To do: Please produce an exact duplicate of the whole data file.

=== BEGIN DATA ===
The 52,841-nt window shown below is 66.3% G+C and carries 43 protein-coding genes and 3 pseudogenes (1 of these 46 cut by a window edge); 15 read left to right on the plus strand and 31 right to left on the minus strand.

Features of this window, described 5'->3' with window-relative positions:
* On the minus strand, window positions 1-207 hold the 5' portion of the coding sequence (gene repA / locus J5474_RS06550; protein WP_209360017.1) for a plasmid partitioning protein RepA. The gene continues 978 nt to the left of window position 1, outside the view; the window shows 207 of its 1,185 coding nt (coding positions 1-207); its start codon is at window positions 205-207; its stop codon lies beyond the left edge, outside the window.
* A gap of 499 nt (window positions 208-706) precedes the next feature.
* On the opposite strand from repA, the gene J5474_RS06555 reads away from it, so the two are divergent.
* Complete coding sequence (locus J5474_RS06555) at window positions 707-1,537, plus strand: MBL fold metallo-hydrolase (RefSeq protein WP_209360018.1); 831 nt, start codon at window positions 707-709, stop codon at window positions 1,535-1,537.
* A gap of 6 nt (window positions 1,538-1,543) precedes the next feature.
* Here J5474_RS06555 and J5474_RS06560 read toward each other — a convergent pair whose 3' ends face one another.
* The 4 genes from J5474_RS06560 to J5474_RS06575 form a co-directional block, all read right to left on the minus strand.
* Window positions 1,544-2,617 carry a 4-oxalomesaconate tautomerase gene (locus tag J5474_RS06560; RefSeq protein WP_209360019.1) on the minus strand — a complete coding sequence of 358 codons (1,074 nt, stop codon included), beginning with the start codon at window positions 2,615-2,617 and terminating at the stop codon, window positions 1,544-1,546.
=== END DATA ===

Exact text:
The 52,841-nt window shown below is 66.3% G+C and carries 43 protein-coding genes and 3 pseudogenes (1 of these 46 cut by a window edge); 15 read left to right on the plus strand and 31 right to left on the minus strand.

Features of this window, described 5'->3' with window-relative positions:
* On the minus strand, window positions 1-207 hold the 5' portion of the coding sequence (gene repA / locus J5474_RS06550; protein WP_209360017.1) for a plasmid partitioning protein RepA. The gene continues 978 nt to the left of window position 1, outside the view; the window shows 207 of its 1,185 coding nt (coding positions 1-207); its start codon is at window positions 205-207; its stop codon lies beyond the left edge, outside the window.
* A gap of 499 nt (window positions 208-706) precedes the next feature.
* On the opposite strand from repA, the gene J5474_RS06555 reads away from it, so the two are divergent.
* Complete coding sequence (locus J5474_RS06555) at window positions 707-1,537, plus strand: MBL fold metallo-hydrolase (RefSeq protein WP_209360018.1); 831 nt, start codon at window positions 707-709, stop codon at window positions 1,535-1,537.
* A gap of 6 nt (window positions 1,538-1,543) precedes the next feature.
* Here J5474_RS06555 and J5474_RS06560 read toward each other — a convergent pair whose 3' ends face one another.
* The 4 genes from J5474_RS06560 to J5474_RS06575 form a co-directional block, all read right to left on the minus strand.
* Window positions 1,544-2,617 carry a 4-oxalomesaconate tautomerase gene (locus tag J5474_RS06560; RefSeq protein WP_209360019.1) on the minus strand — a complete coding sequence of 358 codons (1,074 nt, stop codon included), beginning with the start codon at window positions 2,615-2,617 and terminating at the stop codon, window positions 1,544-1,546.